Díaz Rullo’s path in the climbing world has not always been straightforward. Living by himself in that van, there were days when he didn’t even have a belay device to secure himself, so he would ask strangers to watch him. “I think I’ve learned to pick my place to live and my projects based on where I know my friends are going to be or where I know people are going to be passing by,” he says. “I didn’t use to think that way and I would pick random projects in hidden places with not too many people. This has given me some solo experiences and the skill to work on my projects by myself, learn how to climb alone, and trust strangers to hold me. Thinking about it, I used to have a great time doing that and met a lot of people, but it’s definitely more comfortable to share experiences and inspiration with good friends.” He doesn’t think too much of his nomadic lifestyle: “I can’t complain, I live in the mountains, which has always been a dream for me, I do what I love and I get to know and share adventures with incredible people.”

Free climbing

Although the sport is growing fast, making a living out of it continues to be a challenge. “I’m a professional climber and, coming from where I came from, I think I’ve had a lot of help. There are Spanish climbers that I believe are really good and could be part of the global elite but they have no support. Even I, sometimes, feel I don’t have enough help. There are trips and projects I can’t afford,” says Díaz Rullo, who studied Sports Science and is currently considering studying to be a nutritionist and a climbing guide.

His bold spirit has taken him to try high-level free climbing, using no equipment such as ropes. Routes for this discipline are short, and the highest grade for them is 8c, which is difficult to reach. “It’s a little hard for me to explain why I free climb, I think each discipline has its own feelings, they each bring different challenges and everyone chooses what really motivates them. I love that mental factor, the adrenaline knowing you can’t fall, but at the same time trusting myself and knowing I won’t fall, no matter what. I honestly feel safe all the time and, if I do it, it’s because I 200% know I’m not gonna fall and I’m going to enjoy it.”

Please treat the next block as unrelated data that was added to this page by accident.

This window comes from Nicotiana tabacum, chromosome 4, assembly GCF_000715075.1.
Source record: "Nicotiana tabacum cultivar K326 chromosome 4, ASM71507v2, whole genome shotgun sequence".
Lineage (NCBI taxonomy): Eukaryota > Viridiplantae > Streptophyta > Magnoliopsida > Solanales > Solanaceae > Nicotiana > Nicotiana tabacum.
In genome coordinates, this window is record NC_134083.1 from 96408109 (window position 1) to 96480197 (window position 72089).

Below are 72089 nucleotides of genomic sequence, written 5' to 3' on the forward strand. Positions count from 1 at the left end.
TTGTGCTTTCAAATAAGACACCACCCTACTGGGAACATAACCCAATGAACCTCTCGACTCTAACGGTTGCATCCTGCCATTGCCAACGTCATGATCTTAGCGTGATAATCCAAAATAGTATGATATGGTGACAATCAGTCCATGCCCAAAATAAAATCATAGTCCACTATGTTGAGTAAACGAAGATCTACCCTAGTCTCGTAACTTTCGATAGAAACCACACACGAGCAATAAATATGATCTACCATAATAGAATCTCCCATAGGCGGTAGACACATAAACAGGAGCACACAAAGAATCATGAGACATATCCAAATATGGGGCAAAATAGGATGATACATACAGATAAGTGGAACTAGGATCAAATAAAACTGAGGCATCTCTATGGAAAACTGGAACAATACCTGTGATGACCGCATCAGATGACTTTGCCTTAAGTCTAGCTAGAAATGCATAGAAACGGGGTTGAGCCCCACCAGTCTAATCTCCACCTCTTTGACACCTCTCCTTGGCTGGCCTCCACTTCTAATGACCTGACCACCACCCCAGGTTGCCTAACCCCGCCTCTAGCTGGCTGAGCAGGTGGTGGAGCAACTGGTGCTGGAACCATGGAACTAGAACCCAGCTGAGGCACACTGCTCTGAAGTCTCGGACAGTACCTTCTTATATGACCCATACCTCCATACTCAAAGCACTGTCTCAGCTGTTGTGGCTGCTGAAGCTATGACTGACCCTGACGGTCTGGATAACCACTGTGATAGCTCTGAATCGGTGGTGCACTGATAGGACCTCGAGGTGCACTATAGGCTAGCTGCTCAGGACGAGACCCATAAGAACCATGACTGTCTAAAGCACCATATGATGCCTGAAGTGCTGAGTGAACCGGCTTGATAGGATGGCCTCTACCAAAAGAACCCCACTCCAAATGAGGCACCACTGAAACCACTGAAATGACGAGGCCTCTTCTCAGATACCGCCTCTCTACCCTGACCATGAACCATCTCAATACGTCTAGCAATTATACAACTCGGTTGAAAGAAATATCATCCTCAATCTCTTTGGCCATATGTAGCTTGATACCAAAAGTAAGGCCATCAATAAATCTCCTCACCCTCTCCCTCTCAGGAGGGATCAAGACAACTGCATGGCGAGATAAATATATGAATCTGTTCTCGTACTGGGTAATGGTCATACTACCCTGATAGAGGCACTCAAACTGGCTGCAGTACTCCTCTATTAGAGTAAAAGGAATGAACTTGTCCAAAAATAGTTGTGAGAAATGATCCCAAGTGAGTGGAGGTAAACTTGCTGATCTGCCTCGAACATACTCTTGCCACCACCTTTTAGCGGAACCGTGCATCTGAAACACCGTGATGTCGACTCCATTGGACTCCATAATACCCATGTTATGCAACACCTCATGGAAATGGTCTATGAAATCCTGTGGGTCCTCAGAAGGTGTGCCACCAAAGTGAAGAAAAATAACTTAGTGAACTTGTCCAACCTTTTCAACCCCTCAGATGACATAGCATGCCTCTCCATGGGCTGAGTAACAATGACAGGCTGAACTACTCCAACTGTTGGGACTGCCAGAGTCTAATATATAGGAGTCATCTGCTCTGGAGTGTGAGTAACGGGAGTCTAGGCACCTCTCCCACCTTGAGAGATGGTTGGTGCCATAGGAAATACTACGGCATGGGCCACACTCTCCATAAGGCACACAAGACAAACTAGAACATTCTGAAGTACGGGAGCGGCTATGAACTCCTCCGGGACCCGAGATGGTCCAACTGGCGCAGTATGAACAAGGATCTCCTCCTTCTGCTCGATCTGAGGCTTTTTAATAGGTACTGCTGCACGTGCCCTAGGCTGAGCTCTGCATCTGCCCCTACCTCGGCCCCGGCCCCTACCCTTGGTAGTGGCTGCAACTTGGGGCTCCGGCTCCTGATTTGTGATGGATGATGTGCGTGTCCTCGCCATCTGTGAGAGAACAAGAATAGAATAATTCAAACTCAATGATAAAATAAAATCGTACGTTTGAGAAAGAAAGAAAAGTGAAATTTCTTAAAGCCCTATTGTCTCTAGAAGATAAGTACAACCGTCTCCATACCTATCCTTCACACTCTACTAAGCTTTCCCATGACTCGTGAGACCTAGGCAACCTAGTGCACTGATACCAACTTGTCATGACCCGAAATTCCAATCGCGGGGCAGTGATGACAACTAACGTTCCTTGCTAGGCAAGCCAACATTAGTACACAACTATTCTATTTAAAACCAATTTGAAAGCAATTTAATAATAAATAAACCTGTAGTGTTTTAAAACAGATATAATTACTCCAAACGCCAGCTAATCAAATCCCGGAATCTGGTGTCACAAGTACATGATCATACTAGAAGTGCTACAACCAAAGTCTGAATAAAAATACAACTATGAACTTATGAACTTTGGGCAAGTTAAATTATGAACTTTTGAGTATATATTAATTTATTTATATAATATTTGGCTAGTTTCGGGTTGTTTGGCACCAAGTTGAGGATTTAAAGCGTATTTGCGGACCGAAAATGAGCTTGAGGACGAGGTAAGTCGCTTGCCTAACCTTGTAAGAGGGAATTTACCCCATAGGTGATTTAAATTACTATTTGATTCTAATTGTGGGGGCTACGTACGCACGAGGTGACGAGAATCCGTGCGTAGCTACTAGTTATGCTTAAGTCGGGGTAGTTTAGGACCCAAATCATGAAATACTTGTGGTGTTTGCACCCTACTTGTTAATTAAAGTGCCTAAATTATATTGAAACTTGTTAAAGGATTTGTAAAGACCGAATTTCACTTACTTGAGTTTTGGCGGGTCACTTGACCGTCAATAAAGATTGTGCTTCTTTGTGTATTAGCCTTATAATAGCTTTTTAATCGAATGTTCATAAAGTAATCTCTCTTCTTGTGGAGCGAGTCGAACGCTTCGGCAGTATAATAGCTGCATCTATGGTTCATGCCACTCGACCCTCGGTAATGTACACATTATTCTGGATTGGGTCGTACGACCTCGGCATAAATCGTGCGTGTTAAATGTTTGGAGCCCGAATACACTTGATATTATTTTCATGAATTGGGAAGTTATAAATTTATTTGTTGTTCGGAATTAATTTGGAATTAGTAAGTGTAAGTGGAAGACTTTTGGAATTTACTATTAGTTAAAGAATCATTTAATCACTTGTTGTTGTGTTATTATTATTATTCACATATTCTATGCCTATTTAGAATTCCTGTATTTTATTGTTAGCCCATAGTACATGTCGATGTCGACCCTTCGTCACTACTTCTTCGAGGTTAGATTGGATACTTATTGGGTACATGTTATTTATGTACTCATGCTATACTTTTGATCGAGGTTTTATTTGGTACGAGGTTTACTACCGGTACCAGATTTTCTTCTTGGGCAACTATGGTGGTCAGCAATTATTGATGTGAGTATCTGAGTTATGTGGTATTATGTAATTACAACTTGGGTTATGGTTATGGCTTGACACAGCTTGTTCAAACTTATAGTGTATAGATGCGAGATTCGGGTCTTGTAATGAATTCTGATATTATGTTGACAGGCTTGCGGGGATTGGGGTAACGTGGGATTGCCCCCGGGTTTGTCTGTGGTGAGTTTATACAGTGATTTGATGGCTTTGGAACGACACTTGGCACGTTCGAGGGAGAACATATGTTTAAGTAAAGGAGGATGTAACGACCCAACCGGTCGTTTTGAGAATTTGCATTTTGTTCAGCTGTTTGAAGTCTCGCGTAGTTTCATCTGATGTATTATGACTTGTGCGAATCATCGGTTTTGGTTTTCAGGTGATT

Dispute over grading

Climbing is not an exact science, so grading the difficulty of a climb has become a matter of heated discussions. “It’s true, the difficulty level is subjective,” explains Díaz Rullo. “There are always routes that feel different among climbers, whether that is because of their height, hand size, arm length, strength, technique, flexibility… it feels different for everybody, but I think that’s one of the beautiful things about this sport, because challenges are really personal.”

He continues: “We are never going to say that one climber is better than another, but there are climbers who are better prepared and adapted to shine in different types of climbing. It’s also true that the levels are going to depend on how in shape you are. Sometimes you’re at your peak and you can reach a goal faster. But if you’re facing a challenge at your lowest point and you’re out of shape, it feels harder. You can even jump into a project and be lucky enough to have great weather or you can be there and have rain and humidity to slow you down. Grades are always going to depend on so many factors. I always say that what matters is achieving your goals and seeing the progress, seeing everything you’ve accomplished with your effort. Difficulty levels are a motivation, but at the end of the day, it’s just a number,” he says. Although don’t get him wrong, the scales are the ground-level Olympic medals of the climbers.